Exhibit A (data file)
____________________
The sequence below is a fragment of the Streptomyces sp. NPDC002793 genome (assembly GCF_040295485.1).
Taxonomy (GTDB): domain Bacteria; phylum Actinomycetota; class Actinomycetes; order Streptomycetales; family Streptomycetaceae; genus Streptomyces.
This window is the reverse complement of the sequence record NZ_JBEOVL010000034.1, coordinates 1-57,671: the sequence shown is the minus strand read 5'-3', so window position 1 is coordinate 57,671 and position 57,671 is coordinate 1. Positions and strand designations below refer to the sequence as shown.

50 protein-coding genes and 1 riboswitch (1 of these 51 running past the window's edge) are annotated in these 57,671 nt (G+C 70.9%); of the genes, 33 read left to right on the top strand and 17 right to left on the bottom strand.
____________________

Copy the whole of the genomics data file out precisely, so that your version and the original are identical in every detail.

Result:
The sequence below is a fragment of the Streptomyces sp. NPDC002793 genome (assembly GCF_040295485.1).
Taxonomy (GTDB): domain Bacteria; phylum Actinomycetota; class Actinomycetes; order Streptomycetales; family Streptomycetaceae; genus Streptomyces.
This window is the reverse complement of the sequence record NZ_JBEOVL010000034.1, coordinates 1-57,671: the sequence shown is the minus strand read 5'-3', so window position 1 is coordinate 57,671 and position 57,671 is coordinate 1. Positions and strand designations below refer to the sequence as shown.

50 protein-coding genes and 1 riboswitch (1 of these 51 running past the window's edge) are annotated in these 57,671 nt (G+C 70.9%); of the genes, 33 read left to right on the top strand and 17 right to left on the bottom strand.